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October 28, 1980 - Image 1

Resource type:
The Michigan Daily, 1980-10-28

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sports probe may define

Title IX

Editor's note: Daily reporters
Sara Anspach and Kent Walley
researched and wrote the following
series of articles on the Department
of Education 's investigation of the
University's athletic department.
The department budget and related
stories are on pages S and 6.
A team of federal investigators
arrived on campus yesterday to deter-
mine whether the University Athletic
Department discriminates against
athletes on the basis of sex.
The investigation-one of the first of
its kind in the country-may help set a
precedent for the interpretation of the
anti-sex discrimination law, Title IX.
The University is one of eight schools
currently under investigation. These
eight are among 80 schools which have
had one or more sex discrimination
complaints filed against their athletic
departments since Title IX became law
eight years ago.,
THE REVIEW of the University is
especially significant because the

Education department
investigation could.
set precedents

University has a large, complex
athletic department and is a member of
the Big Ten conference, noted Office of
Civil Rights Regional Director Kenneth
Eventually every school which has
' had a complaint filed against it will be
investigated by the Department of
Education. The on-going reviews will
help set compliance and non-
compliance standards for every
federally-assisted college or university
in the country.
Four complaints alleging sex
discrimination have been filed against
the University in the eight years Title
IX has been law. The most recent was a

1979 complaint by women's track team
members Blaise Supler and Sheila
Mayberry alleging multiple violations
of the law.
INVESTIGATORS from the Office of
Civil Rights will be on campus for at
least one week interviewing coaches,
administrators, and students. They will
be taking a look at the Athletic Depar-
tment's written policies and will be
examining data such as expenditure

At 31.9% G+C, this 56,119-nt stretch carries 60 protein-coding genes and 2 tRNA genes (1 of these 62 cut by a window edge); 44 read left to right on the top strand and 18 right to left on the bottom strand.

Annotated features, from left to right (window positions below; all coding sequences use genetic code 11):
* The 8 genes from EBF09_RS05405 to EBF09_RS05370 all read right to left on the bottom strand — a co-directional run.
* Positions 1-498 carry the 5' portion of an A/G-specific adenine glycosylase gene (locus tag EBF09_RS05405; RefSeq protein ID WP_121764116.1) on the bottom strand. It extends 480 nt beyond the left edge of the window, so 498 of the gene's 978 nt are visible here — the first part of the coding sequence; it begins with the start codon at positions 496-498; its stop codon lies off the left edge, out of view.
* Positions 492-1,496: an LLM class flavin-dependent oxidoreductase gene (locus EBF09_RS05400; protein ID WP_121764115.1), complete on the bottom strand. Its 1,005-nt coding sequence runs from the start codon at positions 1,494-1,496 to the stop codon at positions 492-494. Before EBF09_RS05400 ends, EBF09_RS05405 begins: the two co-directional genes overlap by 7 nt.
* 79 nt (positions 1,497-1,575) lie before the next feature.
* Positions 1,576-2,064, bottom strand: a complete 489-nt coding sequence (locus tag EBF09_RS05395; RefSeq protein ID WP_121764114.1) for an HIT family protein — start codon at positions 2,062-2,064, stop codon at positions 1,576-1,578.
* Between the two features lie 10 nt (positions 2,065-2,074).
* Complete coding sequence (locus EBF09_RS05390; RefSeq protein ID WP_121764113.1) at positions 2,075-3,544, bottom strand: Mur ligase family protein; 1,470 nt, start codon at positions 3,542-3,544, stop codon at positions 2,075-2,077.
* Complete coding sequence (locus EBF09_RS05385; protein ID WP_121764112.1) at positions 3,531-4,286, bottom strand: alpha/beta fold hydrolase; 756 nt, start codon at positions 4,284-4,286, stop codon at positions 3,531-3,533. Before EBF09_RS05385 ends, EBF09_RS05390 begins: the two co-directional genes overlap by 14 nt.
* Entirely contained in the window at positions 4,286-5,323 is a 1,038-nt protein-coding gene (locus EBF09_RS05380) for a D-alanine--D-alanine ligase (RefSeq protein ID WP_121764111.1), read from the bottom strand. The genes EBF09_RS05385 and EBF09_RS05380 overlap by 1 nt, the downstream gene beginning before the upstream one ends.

figures, participant-coach ratios,
facilities provided to men's and
women's teams, and a host of other
areas in which discrepancies could oc-
When the on-site investigation is

finished, the Office of Civil Rights will
begin analyzing the data. The office has
90 days from the date the investigation
started to issue a finding of either com-
pliance or non-compliance.
If the University is found in non-
compliance it will have 90 days to
devise a corrective plan. A school that
refuses to comply with Title IX could
eventually have its federal funds
UNTIL NOW no one has determined
precisely what Title IX requires in in-
tercollegiate athletic programs. There
is a long history of non-compliance with
the law because neither athletic depar-
tments nor federal officials have un-
derstood how to interpret it.
Two years after Title IX became law,
Congress passed an amendment which
required HEW to prepare proposed
regulations to implement the provisions
of Title IX including, with respect to in-
tercollegiate athletics, "reasonable
provisions considering the nature of
particular sports."
At that time there was much debate
See 'U,' Page 5

/ 4

Ninety-One Years ~ ~ Cloudy with rain and snow
Of1 ending this afternoon. High
of k~l.in the low 40s, partial clear-
F ditorial Freedom ing and colder tonight with
a low in upper 20s.


*Vol. XC; No. 47

Copyright 1980, The Michigan Daily

Ann Arbor, Michigan-Tuesday, October 28, 1980

Ten Cents

Twelve Pages

GM~ loss.
worst in
*A merican
DETROIT (UPI)-General Motors
Corp. reported a third quarter loss
0 yesterday of $567 million, apparently
the largest quarterly deficit in U.S.
corporate history.
,iat figure tops what is believed to be
the previous worst quarterly financial
performance by an American firm-a
$561.7 million deficit by U.S. Steel
Corp. in the fourth quarter of 1979.
GM'S IDOSSES for the, year now
amount to $824 million.
The No. 1 automaker was the first to,
announce results of a third quarter ex-
pected to outstrip the disastrous second
quarter of 1980 in overall industry red
In a statement, GM Chairman
Thomas Murphy and President Elliott
Estes said the giant automaker "will
continue to experience reduced
profitability until the economy and
automotive. retail sales improve to
more normal levels."
THEY SAID economic indicators now
are pointing to the recovery GM and
other auto firms need to regain
"These emerging signs of an im-
proving economy, together with our
continuing achievement of cost reduc-
tions, suggest that we can expect more
favorable results in 1981. "We have
weathered the worst. Recovery,
although gradual, has begun."
In the first half of 1980, U.S.